Also on Thursday, the Third Chamber ruled in a Spanish Schengen/immigration case. Two Bolivian citizens had been expelled and "banished" by the Spanish government on the grounds that they - put simply - had overstayed their visas. Cf. art. 11(3) of Regulation 562/2006. It appears (par. 52) that only the Spanish version of that section contains an obligation to expel. The conclusion is, as AG Kokott had proposed, that there is neither a requirement nor an obligation to expel. Zurita García.

On Tuesday, four AGs released four opinions in 3½ cases:


AG Ruiz-Jarabo Colomer wrote about the (Italian) gas market and Directive 2003/55. The result is a thoughtful analysis of what the state is allowed to do when the market is supposed to be fully competitive, but isn't. Working from art. 86(2) EC (art. 106(2) TFEU), the AG considers the proportionality of the measures adopted, and their consistency with the "interests of the Community", concluding that the Italian scheme is OK, given certain general (and obvious) condidtions. Federutility.


AG Mazák opined on an English case regarding the residence and social welfare rights of a third-country national married to but separated from a Dane (no longer resident in the UK), living in England with their Danish kids. (Cf. Directive 2004/38.) Citing the 2002 Baumbast precedent and art. 12 of Regulation 16912/68 (now repealed), the AG argues that the children, who are going to school in England, are entitled to continue their schooling there, and that their mother is entitled to stay in England to take care of them. Harrow LBC v Ibrahim.


AG Kokott considered a similar English case, only now the petitioner is an EU citizen, and formerly a worker.Teixeira v Lambeth LBC.


AG Mengozzi wrote about Directive 93/37 on public works contracts - since replaced by Directive 2004/18 - as applied to a Spanish motorway. Commission c. Espagne.

Friday, October 16, 2009

This Week in Luxembourg

In an important company law case, the Fourth Chamber reaches the modest conclusion. (As did AG Trstenjak.) There is no "general principle" in Community law that states that minority shareholders may not be discriminated against. (In this case, the minority shareholder wanted to be bought out at the same terms as one of the major shareholders had been.) This case was a little tricky, because it appeared as if the plaintiffs were not only arguing their case based on the relevant Directives, but also on a type of EC common law. To the extent that such a thing exists, it doesn't apply here. Audiolux.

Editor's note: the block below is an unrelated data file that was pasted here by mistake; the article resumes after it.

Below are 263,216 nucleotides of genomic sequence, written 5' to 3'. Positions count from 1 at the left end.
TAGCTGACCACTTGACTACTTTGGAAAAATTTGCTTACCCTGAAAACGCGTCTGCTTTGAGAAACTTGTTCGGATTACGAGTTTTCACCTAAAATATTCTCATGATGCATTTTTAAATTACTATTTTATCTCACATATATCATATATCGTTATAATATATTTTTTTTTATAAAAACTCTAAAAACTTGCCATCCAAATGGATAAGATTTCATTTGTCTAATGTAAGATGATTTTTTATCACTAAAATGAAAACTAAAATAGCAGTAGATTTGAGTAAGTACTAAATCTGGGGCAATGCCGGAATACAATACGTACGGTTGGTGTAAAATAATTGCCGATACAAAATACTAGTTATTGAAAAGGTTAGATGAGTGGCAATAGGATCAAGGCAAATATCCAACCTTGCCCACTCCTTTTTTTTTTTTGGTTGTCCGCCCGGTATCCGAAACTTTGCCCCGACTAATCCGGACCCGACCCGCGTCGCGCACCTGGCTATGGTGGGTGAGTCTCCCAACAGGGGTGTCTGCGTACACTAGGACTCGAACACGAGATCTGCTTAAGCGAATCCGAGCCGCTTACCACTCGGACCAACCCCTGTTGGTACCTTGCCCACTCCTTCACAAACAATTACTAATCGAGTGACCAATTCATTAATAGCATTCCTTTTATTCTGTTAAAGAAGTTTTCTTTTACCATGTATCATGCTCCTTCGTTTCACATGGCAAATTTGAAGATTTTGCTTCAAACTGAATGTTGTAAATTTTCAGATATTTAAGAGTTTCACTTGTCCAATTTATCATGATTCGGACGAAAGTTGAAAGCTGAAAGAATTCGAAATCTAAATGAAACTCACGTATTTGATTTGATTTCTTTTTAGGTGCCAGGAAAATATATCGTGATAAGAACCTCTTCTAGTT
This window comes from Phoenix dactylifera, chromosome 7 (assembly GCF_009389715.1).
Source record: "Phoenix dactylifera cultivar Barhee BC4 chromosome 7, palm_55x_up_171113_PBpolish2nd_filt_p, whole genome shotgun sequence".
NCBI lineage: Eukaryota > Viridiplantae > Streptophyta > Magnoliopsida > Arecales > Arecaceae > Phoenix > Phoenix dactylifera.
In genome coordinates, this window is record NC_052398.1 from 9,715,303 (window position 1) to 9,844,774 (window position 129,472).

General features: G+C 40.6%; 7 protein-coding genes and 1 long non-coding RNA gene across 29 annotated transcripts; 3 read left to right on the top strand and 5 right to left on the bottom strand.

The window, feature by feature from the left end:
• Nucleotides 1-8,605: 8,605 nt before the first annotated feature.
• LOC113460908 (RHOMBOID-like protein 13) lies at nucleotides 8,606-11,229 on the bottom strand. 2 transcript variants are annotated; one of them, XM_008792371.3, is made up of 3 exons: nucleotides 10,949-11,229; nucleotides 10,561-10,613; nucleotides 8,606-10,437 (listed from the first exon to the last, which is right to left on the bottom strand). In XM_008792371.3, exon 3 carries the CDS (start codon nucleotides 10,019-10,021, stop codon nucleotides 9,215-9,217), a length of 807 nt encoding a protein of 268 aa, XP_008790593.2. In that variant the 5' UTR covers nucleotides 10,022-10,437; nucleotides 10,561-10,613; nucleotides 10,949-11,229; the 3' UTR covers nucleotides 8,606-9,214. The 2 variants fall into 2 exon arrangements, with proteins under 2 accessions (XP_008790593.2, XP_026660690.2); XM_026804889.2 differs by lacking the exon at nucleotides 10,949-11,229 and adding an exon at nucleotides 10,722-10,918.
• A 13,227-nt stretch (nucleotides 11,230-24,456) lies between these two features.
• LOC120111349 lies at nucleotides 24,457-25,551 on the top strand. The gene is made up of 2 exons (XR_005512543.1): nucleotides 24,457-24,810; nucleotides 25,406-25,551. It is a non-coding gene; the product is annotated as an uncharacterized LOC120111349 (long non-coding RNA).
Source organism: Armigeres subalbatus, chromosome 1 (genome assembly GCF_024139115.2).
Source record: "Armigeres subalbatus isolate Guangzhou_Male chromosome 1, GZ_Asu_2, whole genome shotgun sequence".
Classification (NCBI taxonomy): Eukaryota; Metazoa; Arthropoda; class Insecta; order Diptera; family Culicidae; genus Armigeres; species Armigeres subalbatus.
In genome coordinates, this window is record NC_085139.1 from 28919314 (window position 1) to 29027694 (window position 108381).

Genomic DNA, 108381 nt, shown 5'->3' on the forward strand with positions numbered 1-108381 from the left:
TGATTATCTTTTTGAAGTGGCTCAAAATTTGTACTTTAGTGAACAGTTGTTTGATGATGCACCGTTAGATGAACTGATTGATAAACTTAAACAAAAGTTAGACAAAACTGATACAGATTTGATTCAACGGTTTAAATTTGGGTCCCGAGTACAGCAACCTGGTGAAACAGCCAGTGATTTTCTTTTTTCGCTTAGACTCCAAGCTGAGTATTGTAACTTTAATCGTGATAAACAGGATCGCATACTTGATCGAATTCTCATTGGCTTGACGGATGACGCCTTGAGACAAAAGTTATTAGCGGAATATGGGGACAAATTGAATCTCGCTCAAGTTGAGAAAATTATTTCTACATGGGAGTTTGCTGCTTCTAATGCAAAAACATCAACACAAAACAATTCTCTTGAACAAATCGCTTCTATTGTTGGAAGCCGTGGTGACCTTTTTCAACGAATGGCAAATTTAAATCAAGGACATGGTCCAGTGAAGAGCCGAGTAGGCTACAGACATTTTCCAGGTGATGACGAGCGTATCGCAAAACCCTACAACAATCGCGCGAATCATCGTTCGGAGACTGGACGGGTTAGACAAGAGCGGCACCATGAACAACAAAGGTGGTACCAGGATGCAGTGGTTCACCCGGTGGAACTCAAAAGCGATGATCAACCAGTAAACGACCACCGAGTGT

The Third chamber signed off an the Italian approach to public-private partnerships, where - put simply - the contract is awarded semi-private company responsible for carrying it out without any kind of tender, but the company that is to be the private partner in the enterprise is selected by fully competitive tender. The longer (and better) explanation is given inthe opinion of AG Colomer. While this is clearly the common sense result, note that the Court only said that this system was OK, while the AG also gave some general rules. Acoset.

In Djurgården-Lilla Värtans Miljöskyddsförening, the Second Chamber gave one of the first interpretations of the third (access to justice) pillar of the Aarhus convention, ruling for the plaintiff (and potential other members of the public) on all three questions. Djurgården-Lilla Värtans Miljöskyddsförening (AG Sharpston came to the same conclusion.)

In the eagerly anticipated Bavarian Lager Case, AG Sharpston proposed ruling against the Commission and rejecting the appeal. (Ruling below here.) Quoting Asimov, she explains that the case concerns a clash between the unstoppable force of the right to privacy and the immovable object of access to documents. This seems to be the right result, given that the information sought is the names (and only the names) of the participants of a meeting that resulted in Bavarian's free movement complaint being shelved. The AG gets there by distinguishing between "data" and "documents". Bavarian Lager.

On Wednesday, the CFI rejected the action for annulment by the Bank Melli Iran in another terrorism case. The interesting part is the discussion in par. 35-38 of the intensity of judicial review in these cases, depending on whether the action is aimed at the "general" part of the regulation, or at the annex that contains the list of people covered. When, like in this case, the action is against the former, the CFI adopts a large measure of restraint, focusing mostly on issues of procedure, détournement de pouvoir, and manifest error of fact. Bank Melli Iran v Council (French).

Thursday, October 01, 2009

This Week in Luxembourg

On Thursday, the near-bankrupt Housing Association St. Servatius got a partial win in the ECJ. The requirement that they should ask permission of the minister before investing abroad is in violation of the Treaties, unless there are clear, objective guidelines that govern when that permission shall be given. Interestingly, the ECJ declined to answer the questions on art. 86, arguing that there was no issue of state aid and/or services of general economic interest here. The Dutch Council of State now has to decide whether the Dutch law complies with the requirements stated.Woningstichting Sint Servatius.